The Osage Nation is considering the Industrial Hemp industry after last year’s passage of the Farm Bill. The updated law officially removes hemp from the federal controlled substances list, thus opening the door for tribes.
“I read the Farm Bill and saw that hemp production is now allowed by tribes,” said Principal Chief Geoffrey Standing Bear. “I said let’s look at this.”
He turned to Assistant Principal Chief Raymond Red Corn who reached out to Redlands Community College President Jack Bryant. Redlands is a licensed hemp seed distributor and testing facility. It conducts pilot programs for farmers building their hemp crop among other services.
“Redlands is at the forefront of hemp research and it has been for three years,” Red Corn said.
Hemp is not marijuana and often gets confused with the psychotropic drug. Marijuana contains high levels of the psychotropic ingredient tetrahydrocannabinol (THC). Hemp contains a high level of the non-psychotropic ingredient cannabidiol (CBD), classifying it as a fiber-type plant and not a drug-type plant. Hemp and marijuana come from the same cannabis plant, look similar but are different genetic strains. The two plants can be distinguished by their chemical makeup, their look and how they’re grown, according to a congressional report “Defining ‘Industrial Hemp’: A Fact Sheet.”
Due to the 1970 Controlled Substances Act, marijuana is still classified as a Schedule I controlled substance. Until last year, so was hemp. However, the CSA didn’t make growing hemp illegal for farmers, rather it put strict controls on the farmers growing it. The U.S. Drug Enforcement Administration monitored hemp farmers and required them to be permitted by the DEA. Farmers have been growing hemp for over a century as it is used in the production of a wide range of products.
The term “industrial hemp” dates back to the 1960s and according to the Washington Post, roughly $688 million of hemp goods are sold in the United States. The majority of hemp used in these products comes from Canada, which legalized hemp production in 1998.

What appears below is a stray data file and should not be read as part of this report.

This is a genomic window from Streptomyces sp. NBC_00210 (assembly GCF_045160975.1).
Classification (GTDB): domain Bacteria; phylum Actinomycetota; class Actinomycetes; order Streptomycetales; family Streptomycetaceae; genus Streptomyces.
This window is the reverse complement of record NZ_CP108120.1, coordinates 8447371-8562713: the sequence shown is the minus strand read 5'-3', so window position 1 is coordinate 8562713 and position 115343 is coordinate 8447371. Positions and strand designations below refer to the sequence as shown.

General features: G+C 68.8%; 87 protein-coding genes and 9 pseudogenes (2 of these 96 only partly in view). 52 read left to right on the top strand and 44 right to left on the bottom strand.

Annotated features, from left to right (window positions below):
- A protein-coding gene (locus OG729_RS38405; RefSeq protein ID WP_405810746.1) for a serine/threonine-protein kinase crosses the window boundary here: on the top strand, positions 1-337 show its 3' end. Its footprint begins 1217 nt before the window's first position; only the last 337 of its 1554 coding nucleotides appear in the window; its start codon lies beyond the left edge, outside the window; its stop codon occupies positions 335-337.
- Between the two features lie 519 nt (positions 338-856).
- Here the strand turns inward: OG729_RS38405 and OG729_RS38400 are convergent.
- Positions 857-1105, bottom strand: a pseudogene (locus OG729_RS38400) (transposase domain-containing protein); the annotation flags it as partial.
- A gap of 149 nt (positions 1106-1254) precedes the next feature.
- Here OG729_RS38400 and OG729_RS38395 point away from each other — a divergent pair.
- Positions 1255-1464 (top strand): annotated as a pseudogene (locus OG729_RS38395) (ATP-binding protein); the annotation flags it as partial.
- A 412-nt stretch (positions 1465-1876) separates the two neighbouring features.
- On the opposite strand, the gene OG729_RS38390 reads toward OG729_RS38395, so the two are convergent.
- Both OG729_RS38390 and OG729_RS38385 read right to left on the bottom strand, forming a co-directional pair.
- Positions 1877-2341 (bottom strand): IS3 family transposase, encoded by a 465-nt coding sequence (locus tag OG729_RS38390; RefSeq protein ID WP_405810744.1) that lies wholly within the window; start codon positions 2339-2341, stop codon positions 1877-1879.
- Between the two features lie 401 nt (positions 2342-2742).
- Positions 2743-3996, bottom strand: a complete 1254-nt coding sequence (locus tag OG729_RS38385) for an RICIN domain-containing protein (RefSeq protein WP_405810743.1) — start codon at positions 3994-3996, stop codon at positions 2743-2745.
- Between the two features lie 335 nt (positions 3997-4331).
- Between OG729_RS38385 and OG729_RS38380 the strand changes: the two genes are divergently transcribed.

Redlands offers pilot programs with entities establishing a hemp business, Bryant said.
“When you’re growing industrial hemp, it has to be tied to a college or university that’s licensed under the Department of Agriculture. Our responsibility is to do research under the agreement, that’s what our role is,” he said. “We set that up, help them establish a business.”
When growing hemp, it has to be periodically tested for its THC levels, to make sure the crop is under the legal THC limit of .3 percent. Redlands has a mobile testing facility used for this.
Bryant said it’s the early stages of discussion but if the Nation can successfully grow a hemp business, it would help create jobs for tribal members. He said over 25,000 products have industrial hemp in them and “that’s a conservative number.” He and Dr. Julie Flegal-Smallwood, Redlands professor and researcher, visited with Standing Bear and Red Corn on March 7. They took a tour of possible sites where the Nation could begin a hemp business.
“I’m very impressed with what they’re trying to do,” Bryant said. “They have a couple of facilities for both indoor and outdoor to grow. They, of course, want us to come back with some hard numbers to set up both an indoor and outdoor growing facility.”
Red Corn said the Nation has 25 acres located at Bird Creek Farms that could be used to grow hemp, as well as 95 acres of trust land located in the Salt Creek bottomlands near the Fairfax city limits they bought through the Cobell Land Buy-Back program. Standing Bear said they would run it like a department within the Nation for now, a pilot program. They would also have to propose it to the Osage Nation Congress as well.
“We’re exploring all of our options for hemp and CBD,” he said.